To check the above relation, we can put in the numbers: , and . We then get for the left hand side, , while the right hand side is, .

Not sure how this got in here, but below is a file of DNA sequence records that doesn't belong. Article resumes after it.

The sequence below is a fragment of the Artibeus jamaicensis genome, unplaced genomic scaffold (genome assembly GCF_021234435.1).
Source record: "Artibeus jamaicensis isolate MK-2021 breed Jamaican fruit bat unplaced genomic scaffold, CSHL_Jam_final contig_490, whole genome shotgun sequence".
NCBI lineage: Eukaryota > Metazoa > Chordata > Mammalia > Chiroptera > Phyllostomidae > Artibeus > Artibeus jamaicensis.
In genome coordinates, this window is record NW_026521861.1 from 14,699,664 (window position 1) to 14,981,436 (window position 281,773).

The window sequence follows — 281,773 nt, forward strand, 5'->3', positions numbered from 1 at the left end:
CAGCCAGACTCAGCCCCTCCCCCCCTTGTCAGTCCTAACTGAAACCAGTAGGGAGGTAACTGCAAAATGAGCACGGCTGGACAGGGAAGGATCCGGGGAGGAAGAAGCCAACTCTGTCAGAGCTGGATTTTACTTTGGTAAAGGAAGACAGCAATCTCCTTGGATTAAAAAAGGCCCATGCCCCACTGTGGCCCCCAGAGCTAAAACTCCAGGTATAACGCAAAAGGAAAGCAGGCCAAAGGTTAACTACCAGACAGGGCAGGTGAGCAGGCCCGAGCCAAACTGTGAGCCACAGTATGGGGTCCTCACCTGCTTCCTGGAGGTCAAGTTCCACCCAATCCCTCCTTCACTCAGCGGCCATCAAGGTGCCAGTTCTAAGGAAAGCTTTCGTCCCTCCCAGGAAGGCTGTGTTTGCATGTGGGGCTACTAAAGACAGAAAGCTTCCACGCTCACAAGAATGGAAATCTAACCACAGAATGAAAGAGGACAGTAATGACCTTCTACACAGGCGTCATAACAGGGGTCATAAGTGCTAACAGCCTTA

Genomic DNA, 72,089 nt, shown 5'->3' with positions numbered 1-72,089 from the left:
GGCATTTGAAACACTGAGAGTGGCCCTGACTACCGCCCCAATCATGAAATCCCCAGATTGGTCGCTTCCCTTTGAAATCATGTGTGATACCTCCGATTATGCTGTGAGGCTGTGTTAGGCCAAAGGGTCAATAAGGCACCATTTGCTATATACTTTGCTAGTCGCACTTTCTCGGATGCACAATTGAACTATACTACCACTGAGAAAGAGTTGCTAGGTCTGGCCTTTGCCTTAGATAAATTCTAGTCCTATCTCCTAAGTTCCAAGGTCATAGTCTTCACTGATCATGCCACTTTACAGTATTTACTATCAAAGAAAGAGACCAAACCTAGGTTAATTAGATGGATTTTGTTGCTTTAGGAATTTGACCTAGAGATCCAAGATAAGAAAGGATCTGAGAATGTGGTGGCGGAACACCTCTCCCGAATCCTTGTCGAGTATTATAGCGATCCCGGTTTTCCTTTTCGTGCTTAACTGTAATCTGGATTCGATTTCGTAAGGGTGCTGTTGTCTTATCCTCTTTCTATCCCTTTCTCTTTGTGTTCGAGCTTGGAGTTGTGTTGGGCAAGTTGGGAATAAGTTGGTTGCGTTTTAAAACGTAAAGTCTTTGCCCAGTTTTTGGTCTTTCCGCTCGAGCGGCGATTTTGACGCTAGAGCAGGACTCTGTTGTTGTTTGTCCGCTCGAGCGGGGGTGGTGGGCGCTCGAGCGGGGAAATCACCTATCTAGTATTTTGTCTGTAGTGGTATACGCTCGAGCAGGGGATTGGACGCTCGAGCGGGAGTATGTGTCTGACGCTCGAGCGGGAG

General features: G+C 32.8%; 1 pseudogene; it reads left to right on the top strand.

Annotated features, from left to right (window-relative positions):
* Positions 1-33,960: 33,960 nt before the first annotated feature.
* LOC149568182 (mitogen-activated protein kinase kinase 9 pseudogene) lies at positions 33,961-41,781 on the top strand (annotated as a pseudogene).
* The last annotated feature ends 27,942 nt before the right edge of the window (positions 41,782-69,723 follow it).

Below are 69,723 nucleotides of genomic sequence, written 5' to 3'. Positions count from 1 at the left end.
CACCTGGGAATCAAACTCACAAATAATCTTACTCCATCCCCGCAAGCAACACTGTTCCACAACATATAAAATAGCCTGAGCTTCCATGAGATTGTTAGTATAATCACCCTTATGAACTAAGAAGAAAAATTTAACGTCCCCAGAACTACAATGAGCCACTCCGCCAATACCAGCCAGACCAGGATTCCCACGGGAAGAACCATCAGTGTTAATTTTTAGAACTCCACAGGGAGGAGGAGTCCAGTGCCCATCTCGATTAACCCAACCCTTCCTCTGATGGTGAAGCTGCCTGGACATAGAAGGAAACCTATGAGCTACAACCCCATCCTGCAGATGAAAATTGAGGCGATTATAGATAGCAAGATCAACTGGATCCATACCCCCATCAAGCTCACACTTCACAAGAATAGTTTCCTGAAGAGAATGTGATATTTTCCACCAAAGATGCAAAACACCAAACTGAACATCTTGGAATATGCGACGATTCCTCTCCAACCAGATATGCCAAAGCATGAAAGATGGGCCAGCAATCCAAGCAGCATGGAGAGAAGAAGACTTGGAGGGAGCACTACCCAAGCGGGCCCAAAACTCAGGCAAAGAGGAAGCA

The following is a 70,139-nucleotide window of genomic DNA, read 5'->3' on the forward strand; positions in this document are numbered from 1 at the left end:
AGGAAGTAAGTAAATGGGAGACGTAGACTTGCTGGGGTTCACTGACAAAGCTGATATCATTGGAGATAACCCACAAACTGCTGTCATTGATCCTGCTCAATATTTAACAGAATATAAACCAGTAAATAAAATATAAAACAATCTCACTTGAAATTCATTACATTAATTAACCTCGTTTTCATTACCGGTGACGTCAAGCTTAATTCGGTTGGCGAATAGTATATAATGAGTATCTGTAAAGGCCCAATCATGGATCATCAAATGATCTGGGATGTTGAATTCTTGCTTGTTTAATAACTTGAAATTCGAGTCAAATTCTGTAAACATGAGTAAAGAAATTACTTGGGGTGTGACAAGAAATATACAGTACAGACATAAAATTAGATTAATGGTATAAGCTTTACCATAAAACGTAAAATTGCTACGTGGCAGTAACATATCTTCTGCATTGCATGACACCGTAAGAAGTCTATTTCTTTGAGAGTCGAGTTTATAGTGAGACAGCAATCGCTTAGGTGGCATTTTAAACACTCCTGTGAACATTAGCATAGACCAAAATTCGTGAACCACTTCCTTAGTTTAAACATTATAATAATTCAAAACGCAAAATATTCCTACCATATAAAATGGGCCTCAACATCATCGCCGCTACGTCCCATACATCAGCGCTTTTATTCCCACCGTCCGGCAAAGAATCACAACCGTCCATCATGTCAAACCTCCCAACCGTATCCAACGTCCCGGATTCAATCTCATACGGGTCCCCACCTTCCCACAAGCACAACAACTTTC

These two values are 0.5% of each other! This is a pretty good confirmation of Newton's theory. Why is the agreement not exact? There are several corrections that must be considered: (1) The force from the earth on the moon also results in an equal and opposite force on the earth from the moon (Newton's third law). Thus the earth is accelerated and is not stationary at the center of the moon's orbit as we have assumed. Since the mass of the earth is much greater than the mass of the moon (and so the acceleration experienced by the earth is much smaller than that experienced by the moon) this is a small but noticeable correction; (2) The mass of the earth is not distributed perfectly spherically - the rotation of the earth causes it to bulge out slightly at the equator. This leads to a correction since we assumed that the gravitational force from the earth could be treated as if all the mass was concentrated at the earth's center - this is only strictly true for a perfect spherical mass distribution; (3) The orbit of the moon is not perfectly circular; (4) The gravitational force of the sun also influences the motion of the moon around the earth. When these and other similar corrections are included, the small difference between the left and right hand sides of the above equation can be satisfactorily explained.